This week we read Parshat Bo. The parsha introduces us to the mitzvah of Kiddush HaKodesh, the sanctification of the new moon. The Jewish people's attention to the waxing and waning of the moon is the basis for the Jewish calendar, without which there would be no holiday observance. The Syrian-Greek king Antiochus realized this, for one of the prohibitions he placed upon the Jewish people was that of announcing Rosh Hodesh, for if the Jewish people did not know when the holidays occurred, they could not be observed. This was one of the ways he hoped to eradicate Judaism. The calendar therefore was crucial for our continued survival. When would we blow the shofar or have a seder if we did not know when it was Tishrei or Nisan?
We also find in the parsha the mitzvah of the Pesach sacrifice, the offering of a lamb right before Pesach. The blood of this animal was placed on the lintel of the Israelites' homes as a way to distinguish their homes from those of the Egyptians, in many ways like the mezuzot on our homes today. At the very end of the parsha there is a mention of tefilin and the Ramban. Rabbi Moshe Nachmanides (1194-1270, Spain) goes into a lengthy explanation that the Exodus from Egypt is so fundamental to our identity as Jews, so much so that we are commanded to mention the Exodus everyday. We do so in our twice daily recitation of the Shema.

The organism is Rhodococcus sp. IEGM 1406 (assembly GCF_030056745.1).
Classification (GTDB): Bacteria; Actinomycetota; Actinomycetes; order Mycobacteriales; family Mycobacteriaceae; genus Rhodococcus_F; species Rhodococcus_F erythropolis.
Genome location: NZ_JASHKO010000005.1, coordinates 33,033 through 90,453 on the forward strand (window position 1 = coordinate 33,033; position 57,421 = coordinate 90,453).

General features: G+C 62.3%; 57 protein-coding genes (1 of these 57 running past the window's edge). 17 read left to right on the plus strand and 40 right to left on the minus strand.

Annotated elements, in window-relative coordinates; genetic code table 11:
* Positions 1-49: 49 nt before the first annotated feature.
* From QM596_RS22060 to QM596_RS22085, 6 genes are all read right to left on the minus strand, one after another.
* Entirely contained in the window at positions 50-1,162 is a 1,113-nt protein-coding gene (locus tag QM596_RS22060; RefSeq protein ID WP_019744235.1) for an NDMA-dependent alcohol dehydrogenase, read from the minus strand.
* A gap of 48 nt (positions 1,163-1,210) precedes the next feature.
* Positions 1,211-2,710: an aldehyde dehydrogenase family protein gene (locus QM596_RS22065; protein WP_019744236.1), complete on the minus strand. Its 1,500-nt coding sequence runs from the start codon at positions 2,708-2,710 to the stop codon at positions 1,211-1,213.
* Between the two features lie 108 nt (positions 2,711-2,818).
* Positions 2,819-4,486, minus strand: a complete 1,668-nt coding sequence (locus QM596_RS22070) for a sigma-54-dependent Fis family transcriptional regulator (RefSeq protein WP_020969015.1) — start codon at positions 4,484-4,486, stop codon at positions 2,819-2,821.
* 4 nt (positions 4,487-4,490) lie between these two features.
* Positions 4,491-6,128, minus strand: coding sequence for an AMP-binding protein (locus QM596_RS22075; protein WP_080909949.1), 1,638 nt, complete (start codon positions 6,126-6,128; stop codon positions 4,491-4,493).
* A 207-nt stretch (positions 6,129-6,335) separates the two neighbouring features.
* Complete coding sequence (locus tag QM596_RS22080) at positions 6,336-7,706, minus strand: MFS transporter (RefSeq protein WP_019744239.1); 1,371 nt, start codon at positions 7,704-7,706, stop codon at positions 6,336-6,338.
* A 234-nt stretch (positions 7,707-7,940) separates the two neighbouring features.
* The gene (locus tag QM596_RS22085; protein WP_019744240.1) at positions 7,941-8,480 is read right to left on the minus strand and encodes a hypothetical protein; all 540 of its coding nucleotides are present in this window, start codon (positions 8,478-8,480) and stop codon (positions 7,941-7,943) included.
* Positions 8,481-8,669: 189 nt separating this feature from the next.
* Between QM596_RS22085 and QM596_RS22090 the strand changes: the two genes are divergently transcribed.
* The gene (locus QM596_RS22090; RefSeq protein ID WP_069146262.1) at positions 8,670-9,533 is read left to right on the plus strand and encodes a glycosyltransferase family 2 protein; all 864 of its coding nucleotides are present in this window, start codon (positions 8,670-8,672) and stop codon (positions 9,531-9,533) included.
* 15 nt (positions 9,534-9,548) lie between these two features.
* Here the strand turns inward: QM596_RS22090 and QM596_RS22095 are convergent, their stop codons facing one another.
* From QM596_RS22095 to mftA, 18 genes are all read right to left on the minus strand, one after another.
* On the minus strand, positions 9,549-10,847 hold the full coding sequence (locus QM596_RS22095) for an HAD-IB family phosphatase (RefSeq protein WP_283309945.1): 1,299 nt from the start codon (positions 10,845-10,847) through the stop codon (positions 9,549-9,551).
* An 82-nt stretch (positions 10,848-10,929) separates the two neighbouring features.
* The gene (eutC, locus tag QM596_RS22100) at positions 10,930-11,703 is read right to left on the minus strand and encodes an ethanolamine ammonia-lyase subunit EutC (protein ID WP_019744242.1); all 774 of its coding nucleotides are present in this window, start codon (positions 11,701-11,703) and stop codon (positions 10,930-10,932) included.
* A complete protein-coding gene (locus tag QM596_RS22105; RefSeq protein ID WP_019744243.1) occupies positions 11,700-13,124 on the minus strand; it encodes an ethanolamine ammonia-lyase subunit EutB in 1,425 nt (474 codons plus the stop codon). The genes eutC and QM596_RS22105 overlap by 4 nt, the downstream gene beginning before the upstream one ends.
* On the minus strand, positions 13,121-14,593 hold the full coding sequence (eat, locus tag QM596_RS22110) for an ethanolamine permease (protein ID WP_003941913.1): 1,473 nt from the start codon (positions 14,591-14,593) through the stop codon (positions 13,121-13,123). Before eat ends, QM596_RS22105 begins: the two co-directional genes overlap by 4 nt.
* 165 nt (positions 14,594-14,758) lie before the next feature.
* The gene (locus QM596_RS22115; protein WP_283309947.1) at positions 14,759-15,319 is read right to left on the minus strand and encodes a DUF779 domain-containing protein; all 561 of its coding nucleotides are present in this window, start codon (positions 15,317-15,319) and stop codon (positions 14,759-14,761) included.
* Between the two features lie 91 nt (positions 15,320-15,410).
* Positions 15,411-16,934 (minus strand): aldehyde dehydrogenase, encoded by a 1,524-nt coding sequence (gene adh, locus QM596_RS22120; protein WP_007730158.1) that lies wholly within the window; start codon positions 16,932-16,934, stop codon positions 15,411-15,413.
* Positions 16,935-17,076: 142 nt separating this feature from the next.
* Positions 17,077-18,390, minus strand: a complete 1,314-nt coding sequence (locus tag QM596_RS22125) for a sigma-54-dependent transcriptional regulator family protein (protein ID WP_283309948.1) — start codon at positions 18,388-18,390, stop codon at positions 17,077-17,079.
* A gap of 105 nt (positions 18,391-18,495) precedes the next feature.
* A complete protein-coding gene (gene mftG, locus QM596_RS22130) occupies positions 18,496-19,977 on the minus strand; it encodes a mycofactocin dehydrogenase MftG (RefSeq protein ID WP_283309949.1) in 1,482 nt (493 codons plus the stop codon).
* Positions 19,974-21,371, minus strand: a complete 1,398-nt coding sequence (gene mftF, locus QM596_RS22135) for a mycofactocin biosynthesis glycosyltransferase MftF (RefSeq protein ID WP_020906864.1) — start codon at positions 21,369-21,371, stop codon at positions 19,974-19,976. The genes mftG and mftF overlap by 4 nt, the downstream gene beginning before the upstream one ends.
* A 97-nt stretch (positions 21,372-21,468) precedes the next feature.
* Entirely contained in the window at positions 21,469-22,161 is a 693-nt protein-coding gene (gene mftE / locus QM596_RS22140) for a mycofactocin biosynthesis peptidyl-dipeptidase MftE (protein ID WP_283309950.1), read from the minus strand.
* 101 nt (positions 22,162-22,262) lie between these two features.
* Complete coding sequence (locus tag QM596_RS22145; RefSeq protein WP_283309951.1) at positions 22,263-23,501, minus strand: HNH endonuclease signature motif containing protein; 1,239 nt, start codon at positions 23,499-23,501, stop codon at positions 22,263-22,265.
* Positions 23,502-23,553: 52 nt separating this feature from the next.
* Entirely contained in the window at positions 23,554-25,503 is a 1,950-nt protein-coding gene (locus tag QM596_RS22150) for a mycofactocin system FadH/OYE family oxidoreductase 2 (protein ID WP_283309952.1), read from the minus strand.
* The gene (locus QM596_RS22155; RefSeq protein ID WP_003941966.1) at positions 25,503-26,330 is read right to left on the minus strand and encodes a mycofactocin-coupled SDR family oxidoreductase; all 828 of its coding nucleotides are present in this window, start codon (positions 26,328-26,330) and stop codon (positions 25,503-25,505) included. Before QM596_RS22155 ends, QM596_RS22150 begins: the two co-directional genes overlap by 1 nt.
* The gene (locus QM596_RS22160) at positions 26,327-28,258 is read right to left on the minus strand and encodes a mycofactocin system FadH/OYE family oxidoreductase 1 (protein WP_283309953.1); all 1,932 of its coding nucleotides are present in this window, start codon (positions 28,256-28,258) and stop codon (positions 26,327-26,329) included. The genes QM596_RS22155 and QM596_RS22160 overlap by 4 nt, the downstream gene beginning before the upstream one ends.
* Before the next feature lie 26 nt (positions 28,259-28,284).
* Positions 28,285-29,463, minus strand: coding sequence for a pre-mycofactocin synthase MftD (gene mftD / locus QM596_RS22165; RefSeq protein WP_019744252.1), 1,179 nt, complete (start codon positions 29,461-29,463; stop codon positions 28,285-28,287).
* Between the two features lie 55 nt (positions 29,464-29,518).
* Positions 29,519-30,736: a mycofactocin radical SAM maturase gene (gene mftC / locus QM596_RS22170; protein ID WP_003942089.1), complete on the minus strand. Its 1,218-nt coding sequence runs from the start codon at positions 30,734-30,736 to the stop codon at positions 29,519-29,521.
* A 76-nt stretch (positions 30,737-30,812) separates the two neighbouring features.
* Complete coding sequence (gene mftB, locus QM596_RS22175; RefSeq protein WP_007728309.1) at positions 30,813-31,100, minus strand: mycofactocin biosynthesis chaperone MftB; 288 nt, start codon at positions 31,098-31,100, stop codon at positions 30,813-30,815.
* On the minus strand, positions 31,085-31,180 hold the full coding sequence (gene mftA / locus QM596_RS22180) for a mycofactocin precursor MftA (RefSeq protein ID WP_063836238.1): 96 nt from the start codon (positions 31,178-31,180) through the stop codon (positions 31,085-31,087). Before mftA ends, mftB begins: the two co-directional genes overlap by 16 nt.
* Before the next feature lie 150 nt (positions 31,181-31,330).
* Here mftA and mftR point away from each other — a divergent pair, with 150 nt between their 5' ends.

What occurs to me is what an amazing tradition we have. We have wonderful rituals in Jewish life to be sure; rituals that bind us together as a family; as a people. But we must remember one important thing; Judaism is more than ritualistic. Jewish life is one that calls upon us to be responsible, to be compassionate toward other people, to stand up and act, and to think beyond ourselves. Jewish tradition provides us a template for living a full, moral ethical life, taking into consideration how we interact with other people. The rituals are nice; the rituals are important, but without the ethical part of Jewish tradition, the rituals are empty of meaning. To live as a Jew means to live with a sense of nobility. We will experience that nobility, even a touch of majesty tonight as we welcome the Shabbat Queen.